Notes Yvonne Bourque, one of the participants in the citizen science project: “The research team could easily have chosen to conduct the experiment in a controlled environment, with washing machines running continuously in a lab, but they went with a participatory approach, which is really commendable. That choice is obviously a plus in terms of authenticity, but above all it helps in establishing constructive dialogue between the scientific and citizen communities, and in consolidating the trust relationship between them.”

One plastic bottle per household

Before the capturability of plastic microfibres could be quantified, a materials characterization step was necessary. “To be sure that the plastic microfibres would not be altered during the chemical treatments, we experimented with various lint digestion protocols,” explains Mohammed Abourich, an Environmental Engineering graduate at Polytechnique Montréal who authored a Master’s report on the project. “The method we decided on ensured that the integrity of the fibres was preserved, which allowed us to clearly identify the nature of the contaminants present and their respective proportions. In particular, the sample analysis revealed that plastics could account for up to 32% of the mass of the lint. Armed with that data, we took out our calculators.”

The result of the team’s preliminary calculation: by installing a filter like the one tested during the study, the average Montréal household could keep up to 16 grams of plastics per year from entering the wastewater stream. That’s the equivalent of one 500 mL plastic bottle. “Extrapolating to the scale of the city of Montréal, that’s 12.8 tonnes of plastic that could potentially be diverted,” Mr. Abourich concludes.

One challenge, multiple solutions

While the results are impressive, the lead researcher, Professor Claveau-Mallet, won’t go as far as to boast about the approach as a miracle cure for the proliferation of unwanted effluent in our waterways: “Our takeaway is that, while not a panacea, the filters offer significant retention potential. And unlike other technological solutions, it would be possible to roll out this method on a large scale over the short to medium term,” she says.

“One avenue that could be considered is for washer manufacturers to build in the filtersat the design stage. More broadly, however, it’s obvious that the fashion industry must rethink its production methods. And society as a whole needs to make a shift toward more responsible consumption,” Professor Claveau-Mallet concludes.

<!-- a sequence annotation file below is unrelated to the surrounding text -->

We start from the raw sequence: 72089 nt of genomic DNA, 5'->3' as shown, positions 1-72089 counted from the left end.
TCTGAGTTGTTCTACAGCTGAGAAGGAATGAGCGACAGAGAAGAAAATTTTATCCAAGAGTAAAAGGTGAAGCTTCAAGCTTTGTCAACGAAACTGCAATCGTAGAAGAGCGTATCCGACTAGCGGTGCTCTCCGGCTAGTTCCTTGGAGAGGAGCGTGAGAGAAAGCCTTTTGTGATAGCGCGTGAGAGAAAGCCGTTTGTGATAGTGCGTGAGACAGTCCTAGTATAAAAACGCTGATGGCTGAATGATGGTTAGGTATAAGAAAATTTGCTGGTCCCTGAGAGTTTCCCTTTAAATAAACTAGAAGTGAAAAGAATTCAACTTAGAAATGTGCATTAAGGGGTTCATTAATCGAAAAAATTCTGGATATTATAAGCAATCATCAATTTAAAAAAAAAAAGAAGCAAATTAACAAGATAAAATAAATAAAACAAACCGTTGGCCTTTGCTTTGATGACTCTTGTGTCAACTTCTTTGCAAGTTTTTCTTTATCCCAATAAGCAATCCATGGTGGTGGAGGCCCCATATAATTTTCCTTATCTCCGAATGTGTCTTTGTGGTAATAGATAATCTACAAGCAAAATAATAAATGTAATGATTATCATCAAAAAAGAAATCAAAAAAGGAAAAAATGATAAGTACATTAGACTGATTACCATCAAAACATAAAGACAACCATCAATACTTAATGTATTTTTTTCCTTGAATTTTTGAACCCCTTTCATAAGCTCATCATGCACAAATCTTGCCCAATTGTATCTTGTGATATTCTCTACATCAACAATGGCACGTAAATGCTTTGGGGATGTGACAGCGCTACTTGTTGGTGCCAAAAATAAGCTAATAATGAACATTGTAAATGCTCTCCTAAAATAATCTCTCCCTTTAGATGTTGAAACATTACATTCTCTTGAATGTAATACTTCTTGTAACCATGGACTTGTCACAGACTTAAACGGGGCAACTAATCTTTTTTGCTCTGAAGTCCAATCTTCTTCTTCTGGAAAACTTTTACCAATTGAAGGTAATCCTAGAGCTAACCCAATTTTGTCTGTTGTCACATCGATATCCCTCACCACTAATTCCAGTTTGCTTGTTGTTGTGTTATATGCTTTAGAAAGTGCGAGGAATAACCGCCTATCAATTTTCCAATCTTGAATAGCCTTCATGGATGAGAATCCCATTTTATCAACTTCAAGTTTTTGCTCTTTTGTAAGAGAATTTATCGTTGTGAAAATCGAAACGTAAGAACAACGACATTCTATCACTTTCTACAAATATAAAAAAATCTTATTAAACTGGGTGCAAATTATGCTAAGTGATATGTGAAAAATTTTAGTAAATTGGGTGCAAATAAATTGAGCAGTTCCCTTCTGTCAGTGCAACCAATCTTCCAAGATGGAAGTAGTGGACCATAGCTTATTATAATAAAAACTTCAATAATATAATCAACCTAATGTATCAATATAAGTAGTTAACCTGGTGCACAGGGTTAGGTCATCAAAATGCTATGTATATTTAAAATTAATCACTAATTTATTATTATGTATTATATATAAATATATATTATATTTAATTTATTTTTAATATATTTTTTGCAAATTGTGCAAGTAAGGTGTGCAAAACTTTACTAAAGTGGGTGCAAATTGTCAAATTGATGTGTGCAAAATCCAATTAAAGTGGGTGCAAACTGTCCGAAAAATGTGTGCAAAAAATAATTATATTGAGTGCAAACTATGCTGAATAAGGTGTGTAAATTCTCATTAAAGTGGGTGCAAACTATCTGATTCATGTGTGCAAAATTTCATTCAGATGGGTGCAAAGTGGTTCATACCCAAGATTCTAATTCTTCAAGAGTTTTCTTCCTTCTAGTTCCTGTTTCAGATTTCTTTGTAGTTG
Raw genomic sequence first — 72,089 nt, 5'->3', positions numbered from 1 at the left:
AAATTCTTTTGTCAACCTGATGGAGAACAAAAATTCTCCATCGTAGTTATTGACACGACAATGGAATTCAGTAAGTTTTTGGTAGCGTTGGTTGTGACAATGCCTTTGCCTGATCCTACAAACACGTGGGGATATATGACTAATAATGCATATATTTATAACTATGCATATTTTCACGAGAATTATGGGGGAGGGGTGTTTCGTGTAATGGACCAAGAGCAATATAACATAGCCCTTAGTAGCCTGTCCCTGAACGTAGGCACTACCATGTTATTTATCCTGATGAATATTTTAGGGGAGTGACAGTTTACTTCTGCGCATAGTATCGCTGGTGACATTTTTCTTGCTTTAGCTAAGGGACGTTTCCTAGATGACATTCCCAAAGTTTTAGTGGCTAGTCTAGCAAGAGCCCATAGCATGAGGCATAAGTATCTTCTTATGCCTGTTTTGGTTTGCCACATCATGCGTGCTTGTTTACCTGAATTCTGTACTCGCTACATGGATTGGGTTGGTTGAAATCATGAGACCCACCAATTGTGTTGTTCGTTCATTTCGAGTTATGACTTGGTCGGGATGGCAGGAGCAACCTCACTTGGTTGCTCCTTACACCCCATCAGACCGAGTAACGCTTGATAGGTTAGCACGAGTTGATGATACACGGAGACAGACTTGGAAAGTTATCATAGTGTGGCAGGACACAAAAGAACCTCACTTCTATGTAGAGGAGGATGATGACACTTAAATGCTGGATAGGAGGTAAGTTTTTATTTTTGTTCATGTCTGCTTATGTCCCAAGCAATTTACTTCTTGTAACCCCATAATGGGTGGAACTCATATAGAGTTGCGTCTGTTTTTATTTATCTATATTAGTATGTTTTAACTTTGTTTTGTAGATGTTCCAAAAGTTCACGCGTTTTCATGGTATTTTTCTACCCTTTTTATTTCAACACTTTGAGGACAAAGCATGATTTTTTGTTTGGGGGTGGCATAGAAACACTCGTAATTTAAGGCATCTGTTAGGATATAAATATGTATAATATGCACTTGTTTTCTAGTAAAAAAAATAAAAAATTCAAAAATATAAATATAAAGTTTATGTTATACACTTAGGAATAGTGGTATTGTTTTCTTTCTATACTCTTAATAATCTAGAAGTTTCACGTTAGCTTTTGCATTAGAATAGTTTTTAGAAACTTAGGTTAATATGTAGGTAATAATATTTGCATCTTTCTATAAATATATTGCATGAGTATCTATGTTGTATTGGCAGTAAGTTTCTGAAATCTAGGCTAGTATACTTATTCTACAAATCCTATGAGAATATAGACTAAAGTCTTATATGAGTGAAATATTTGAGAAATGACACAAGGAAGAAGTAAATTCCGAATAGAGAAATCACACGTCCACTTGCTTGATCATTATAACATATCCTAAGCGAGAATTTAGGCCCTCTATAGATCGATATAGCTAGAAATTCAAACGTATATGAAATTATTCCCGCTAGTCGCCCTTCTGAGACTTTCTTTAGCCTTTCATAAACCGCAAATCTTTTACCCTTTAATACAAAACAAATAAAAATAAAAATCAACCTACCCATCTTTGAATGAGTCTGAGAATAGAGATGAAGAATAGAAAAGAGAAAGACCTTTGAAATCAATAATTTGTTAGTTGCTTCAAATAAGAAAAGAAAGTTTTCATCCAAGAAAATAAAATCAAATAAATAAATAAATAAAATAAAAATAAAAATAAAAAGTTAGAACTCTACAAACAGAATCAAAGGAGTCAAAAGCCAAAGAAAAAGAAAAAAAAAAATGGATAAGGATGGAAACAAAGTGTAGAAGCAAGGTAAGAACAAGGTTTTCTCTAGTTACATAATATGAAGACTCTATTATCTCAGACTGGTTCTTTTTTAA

Next steps already announced

The NSERC Alliance and Mitacs Accelerate programs have jointly awarded a four-year, $480,000 subsidy to Professor Claveau-Mallet as lead researcher in a project to develop a detection method and purification strategies for tackling microplastics in municipal wastewater collection and treatment systems. The project will be conducted in collaboration with the firm Claro Inc. and the cities of Repentigny, Longueuil and Laval.

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About Polytechnique Montréal

Established in 1873, Polytechnique Montréal is one of Canada’s largest engineering education and research universities, and is located on the Université de Montréal campus – North America’s largest Francophone university campus. With nearly 57,000 graduates and over 120 academic programs, Polytechnique has trained 22% of the Ordre des ingénieurs du Québec (OIQ)’s current membership. Polytechnique Montréal is also distinguished by its more than 300 talented professors and 10,000 students. Its overall annual budget is $300 million, including $100 million reserved exclusively for research.

Audrey Rondeau, Communications Advisor, Polytechnique Montréal / 514 690-3553